Belfast Telegraph

Friday 22 August 2014

What now for UUP as voters fail to feel the force?

It's not simply just the question of should Sir Reg Empey be replaced; it’s the much more complicated question too — who should replace him?

Accepting that Reg Empey hasn’t delivered the dynamic leadership to resuscitate the Ulster Unionist Party at this election doesn’t make it any easier to identify who could. With no MP to boast of now and no young lieutenant forging through to snatch the baton, it’s a party that faces painful internal examination this weekend.

Around lunchtime on Thursday, one of its most senior strategists confided to me that it required a minimum of two Westminster seats captured from the DUP for UCUNF to survive that internal examination — it didn’t even get one.

South Antrim, East Belfast and Strangford were the three particularly targeted seats where the new Unionist/Conservative alliance had to bring home the bacon.

In the end, the unionist voters showed that they either weren’t ready for the proposition, or just didn’t like it period.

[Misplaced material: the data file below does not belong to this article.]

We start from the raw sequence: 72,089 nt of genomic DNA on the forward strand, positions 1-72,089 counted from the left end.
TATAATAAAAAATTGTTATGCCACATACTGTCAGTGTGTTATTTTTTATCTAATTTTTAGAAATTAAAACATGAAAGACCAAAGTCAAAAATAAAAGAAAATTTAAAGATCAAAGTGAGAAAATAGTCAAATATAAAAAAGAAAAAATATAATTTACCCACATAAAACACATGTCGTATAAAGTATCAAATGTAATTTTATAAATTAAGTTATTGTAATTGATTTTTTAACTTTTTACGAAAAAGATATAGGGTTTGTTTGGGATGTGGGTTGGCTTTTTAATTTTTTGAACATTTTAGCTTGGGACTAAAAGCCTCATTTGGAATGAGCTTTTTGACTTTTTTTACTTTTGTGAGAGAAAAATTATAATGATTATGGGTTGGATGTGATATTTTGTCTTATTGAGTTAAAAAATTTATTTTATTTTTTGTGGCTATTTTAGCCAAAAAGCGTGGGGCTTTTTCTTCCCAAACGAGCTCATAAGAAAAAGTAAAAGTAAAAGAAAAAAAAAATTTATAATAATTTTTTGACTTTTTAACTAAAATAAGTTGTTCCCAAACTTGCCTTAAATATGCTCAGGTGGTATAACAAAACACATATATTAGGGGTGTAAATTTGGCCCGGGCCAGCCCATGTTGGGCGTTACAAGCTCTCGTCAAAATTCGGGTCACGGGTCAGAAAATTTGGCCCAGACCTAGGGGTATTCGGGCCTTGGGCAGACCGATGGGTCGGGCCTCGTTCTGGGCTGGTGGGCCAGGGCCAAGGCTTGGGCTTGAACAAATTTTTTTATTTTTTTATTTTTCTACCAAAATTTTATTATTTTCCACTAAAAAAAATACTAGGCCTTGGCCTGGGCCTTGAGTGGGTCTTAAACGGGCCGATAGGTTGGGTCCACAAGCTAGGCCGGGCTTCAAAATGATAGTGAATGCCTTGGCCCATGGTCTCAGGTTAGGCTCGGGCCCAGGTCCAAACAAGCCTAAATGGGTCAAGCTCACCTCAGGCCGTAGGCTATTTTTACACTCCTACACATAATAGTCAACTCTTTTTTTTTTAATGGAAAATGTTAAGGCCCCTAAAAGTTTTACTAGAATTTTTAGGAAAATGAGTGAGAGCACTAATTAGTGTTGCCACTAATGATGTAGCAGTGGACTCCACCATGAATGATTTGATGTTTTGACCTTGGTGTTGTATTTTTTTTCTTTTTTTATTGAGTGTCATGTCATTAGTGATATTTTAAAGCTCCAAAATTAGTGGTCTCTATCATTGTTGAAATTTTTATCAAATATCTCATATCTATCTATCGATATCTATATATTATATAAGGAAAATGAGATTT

And if you look at Sylvia Hermon’s personal triumph of more than 21,000 votes, then you might ask if the bourgeois unionists of North Down aren’t prepared to stomach the Tories, is there any hope for UCUNF?

Given the chance to help form the next Government of the United Kingdom by supporting the Unionist/Tory alliance with its unwieldy title, the electorate here appears to have said the equivalent of ‘not really interested’ and that snub is worthy of much closer analysis in due course.

It does raise the fundamental question that if the prospect of electing a candidate to be part of the next government in London doesn’t do the trick to motivate the unionist electorate to rally behind David Cameron, will the Ulster Conservatives and Unionists’ New Force ever take off here?

Those who advocated its creation might argue that with DUP majorities diminished in most constituencies, the project’s best election performances lie ahead — but in the immediate future the merits of the alliance are difficult to detect in the results.

I did say weeks ago that Peter Robinson could lose his seat when fellow commentators, even as late as midnight on Thursday in an RTE studio, scoffed at the idea.

I knew from the ordinary people on the ground in that area what the feeling was towards him and his wife over their incautious dealings and his very confrontational personal style — which alienated swathes of young middle-class voters in his constituency over Easter.

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